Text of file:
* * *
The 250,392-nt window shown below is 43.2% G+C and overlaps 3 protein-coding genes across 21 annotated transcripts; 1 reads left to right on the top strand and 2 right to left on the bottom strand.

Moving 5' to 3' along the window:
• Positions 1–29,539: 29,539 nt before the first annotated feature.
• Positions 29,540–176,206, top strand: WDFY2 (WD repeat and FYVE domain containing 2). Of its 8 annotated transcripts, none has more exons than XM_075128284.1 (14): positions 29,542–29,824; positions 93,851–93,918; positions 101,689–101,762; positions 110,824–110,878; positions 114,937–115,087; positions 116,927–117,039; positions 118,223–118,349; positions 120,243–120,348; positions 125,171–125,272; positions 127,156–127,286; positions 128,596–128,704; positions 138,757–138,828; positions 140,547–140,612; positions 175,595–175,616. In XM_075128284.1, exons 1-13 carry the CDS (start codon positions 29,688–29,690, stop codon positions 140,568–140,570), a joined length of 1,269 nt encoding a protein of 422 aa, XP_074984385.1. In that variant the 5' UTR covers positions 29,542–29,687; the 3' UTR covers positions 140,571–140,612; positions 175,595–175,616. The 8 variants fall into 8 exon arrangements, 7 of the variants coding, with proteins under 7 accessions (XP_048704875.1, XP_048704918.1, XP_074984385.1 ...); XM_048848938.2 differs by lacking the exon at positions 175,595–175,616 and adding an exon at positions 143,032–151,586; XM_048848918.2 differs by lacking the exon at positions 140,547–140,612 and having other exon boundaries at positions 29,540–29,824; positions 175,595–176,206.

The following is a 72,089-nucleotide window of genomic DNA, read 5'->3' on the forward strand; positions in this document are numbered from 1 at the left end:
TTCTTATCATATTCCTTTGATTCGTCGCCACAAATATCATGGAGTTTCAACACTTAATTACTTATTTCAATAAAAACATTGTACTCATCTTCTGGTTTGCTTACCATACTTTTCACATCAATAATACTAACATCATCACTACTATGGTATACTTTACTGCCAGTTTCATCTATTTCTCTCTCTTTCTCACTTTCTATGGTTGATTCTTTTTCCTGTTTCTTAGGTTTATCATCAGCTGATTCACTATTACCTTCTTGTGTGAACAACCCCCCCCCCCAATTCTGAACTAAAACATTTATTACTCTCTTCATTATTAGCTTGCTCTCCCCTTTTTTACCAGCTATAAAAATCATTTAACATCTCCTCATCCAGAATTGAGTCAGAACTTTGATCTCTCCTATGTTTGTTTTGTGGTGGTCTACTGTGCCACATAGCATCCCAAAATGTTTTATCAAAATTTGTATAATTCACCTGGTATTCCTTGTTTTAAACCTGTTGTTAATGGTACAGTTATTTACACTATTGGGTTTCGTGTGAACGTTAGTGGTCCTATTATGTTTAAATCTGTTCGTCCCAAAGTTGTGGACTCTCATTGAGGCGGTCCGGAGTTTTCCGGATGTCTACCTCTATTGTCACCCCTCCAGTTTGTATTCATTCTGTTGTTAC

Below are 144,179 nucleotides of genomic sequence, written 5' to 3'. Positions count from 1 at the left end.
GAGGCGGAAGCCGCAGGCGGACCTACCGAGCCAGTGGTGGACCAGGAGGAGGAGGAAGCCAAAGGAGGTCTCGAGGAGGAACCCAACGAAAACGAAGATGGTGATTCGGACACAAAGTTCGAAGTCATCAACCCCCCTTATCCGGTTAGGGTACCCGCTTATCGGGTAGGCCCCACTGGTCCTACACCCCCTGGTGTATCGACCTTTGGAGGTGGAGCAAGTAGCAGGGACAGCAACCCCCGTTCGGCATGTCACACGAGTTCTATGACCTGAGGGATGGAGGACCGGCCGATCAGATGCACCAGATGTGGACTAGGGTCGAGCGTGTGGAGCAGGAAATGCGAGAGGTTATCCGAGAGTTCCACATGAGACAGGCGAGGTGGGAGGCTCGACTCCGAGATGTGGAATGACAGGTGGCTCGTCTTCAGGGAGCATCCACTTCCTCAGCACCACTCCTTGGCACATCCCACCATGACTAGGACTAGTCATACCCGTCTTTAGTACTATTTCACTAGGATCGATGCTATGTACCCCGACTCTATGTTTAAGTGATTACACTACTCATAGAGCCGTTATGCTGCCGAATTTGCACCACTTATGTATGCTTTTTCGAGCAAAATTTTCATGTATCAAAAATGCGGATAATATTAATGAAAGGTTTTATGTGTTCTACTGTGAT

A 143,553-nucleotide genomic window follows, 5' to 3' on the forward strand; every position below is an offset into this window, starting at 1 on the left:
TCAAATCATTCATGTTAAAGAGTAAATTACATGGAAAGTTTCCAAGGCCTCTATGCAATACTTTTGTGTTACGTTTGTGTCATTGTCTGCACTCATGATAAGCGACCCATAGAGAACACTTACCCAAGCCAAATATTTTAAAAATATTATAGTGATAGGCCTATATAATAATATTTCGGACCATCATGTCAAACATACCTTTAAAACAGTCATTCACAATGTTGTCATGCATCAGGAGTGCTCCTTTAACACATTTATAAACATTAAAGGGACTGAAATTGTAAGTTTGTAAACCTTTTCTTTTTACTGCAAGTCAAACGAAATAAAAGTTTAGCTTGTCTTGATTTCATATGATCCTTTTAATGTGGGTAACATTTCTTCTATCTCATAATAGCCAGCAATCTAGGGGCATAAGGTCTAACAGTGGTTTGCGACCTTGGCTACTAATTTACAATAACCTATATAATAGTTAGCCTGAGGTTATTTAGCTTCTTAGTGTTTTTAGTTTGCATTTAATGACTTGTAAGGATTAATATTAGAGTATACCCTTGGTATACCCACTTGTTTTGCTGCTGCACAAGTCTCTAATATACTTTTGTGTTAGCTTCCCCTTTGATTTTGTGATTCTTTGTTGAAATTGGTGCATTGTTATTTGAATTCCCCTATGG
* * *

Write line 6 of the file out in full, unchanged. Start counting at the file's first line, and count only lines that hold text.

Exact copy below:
TTCTTATCATATTCCTTTGATTCGTCGCCACAAATATCATGGAGTTTCAACACTTAATTACTTATTTCAATAAAAACATTGTACTCATCTTCTGGTTTGCTTACCATACTTTTCACATCAATAATACTAACATCATCACTACTATGGTATACTTTACTGCCAGTTTCATCTATTTCTCTCTCTTTCTCACTTTCTATGGTTGATTCTTTTTCCTGTTTCTTAGGTTTATCATCAGCTGATTCACTATTACCTTCTTGTGTGAACAACCCCCCCCCCCAATTCTGAACTAAAACATTTATTACTCTCTTCATTATTAGCTTGCTCTCCCCTTTTTTACCAGCTATAAAAATCATTTAACATCTCCTCATCCAGAATTGAGTCAGAACTTTGATCTCTCCTATGTTTGTTTTGTGGTGGTCTACTGTGCCACATAGCATCCCAAAATGTTTTATCAAAATTTGTATAATTCACCTGGTATTCCTTGTTTTAAACCTGTTGTTAATGGTACAGTTATTTACACTATTGGGTTTCGTGTGAACGTTAGTGGTCCTATTATGTTTAAATCTGTTCGTCCCAAAGTTGTGGACTCTCATTGAGGCGGTCCGGAGTTTTCCGGATGTCTACCTCTATTGTCACCCCTCCAGTTTGTATTCATTCTGTTGTTAC